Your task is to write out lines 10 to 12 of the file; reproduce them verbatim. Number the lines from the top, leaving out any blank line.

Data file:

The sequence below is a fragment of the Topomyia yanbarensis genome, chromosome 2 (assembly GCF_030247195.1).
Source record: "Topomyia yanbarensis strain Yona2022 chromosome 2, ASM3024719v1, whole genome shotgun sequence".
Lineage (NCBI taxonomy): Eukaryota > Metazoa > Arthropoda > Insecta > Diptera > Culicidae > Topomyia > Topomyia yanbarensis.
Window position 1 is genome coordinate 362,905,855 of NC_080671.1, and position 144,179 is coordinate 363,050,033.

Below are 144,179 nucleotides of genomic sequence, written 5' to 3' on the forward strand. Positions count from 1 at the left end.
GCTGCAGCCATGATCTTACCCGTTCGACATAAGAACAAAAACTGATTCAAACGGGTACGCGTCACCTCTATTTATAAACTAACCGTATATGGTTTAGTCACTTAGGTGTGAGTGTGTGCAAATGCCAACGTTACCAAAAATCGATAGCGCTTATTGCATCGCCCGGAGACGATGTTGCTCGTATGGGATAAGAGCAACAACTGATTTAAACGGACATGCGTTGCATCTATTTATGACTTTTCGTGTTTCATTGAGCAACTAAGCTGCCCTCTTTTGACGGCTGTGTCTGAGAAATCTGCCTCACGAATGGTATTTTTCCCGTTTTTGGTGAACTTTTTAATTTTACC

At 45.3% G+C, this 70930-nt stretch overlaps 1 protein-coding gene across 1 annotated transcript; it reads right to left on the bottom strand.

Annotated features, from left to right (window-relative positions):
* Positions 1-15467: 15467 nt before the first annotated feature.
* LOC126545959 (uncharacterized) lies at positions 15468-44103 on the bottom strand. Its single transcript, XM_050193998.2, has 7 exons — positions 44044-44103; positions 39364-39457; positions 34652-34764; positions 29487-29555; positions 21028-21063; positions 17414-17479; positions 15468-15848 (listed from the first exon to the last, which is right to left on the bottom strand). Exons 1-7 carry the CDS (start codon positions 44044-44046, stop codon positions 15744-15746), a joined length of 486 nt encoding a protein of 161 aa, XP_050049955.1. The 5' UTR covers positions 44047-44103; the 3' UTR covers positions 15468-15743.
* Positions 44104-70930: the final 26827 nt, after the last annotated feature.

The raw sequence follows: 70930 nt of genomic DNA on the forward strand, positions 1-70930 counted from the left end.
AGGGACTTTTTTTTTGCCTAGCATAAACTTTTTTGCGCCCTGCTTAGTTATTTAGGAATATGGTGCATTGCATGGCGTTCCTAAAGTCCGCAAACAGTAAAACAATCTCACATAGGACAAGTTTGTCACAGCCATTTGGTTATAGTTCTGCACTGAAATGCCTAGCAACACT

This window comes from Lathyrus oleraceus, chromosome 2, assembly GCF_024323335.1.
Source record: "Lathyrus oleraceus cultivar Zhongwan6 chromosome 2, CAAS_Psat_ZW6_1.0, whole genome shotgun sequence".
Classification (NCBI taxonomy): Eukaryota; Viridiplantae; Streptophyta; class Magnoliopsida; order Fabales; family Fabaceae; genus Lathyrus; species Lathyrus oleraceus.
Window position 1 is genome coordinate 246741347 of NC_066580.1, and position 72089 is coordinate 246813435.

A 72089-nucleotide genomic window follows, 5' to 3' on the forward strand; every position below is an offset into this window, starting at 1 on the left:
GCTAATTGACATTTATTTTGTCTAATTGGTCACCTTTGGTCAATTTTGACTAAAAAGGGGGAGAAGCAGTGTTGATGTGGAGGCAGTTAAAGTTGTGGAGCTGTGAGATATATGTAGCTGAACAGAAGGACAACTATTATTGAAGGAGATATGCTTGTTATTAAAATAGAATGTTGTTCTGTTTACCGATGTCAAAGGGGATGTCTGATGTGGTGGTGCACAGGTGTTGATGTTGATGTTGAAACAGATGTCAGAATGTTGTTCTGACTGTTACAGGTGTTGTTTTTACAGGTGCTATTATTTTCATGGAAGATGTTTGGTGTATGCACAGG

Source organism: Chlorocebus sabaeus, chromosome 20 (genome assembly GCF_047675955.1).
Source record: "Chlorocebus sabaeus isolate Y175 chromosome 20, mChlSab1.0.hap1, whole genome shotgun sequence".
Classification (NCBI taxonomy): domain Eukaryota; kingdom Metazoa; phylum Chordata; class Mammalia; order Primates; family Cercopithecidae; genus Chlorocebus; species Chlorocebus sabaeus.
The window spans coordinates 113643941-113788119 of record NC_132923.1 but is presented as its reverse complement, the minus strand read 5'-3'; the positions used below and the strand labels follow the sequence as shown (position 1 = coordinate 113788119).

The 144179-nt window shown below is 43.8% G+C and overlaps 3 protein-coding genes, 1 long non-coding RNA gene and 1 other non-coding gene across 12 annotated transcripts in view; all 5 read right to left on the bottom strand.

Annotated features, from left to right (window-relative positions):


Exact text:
* LOC126545959 (uncharacterized) lies at positions 15468-44103 on the bottom strand. Its single transcript, XM_050193998.2, has 7 exons — positions 44044-44103; positions 39364-39457; positions 34652-34764; positions 29487-29555; positions 21028-21063; positions 17414-17479; positions 15468-15848 (listed from the first exon to the last, which is right to left on the bottom strand). Exons 1-7 carry the CDS (start codon positions 44044-44046, stop codon positions 15744-15746), a joined length of 486 nt encoding a protein of 161 aa, XP_050049955.1. The 5' UTR covers positions 44047-44103; the 3' UTR covers positions 15468-15743.
* Positions 44104-70930: the final 26827 nt, after the last annotated feature.

The raw sequence follows: 70930 nt of genomic DNA on the forward strand, positions 1-70930 counted from the left end.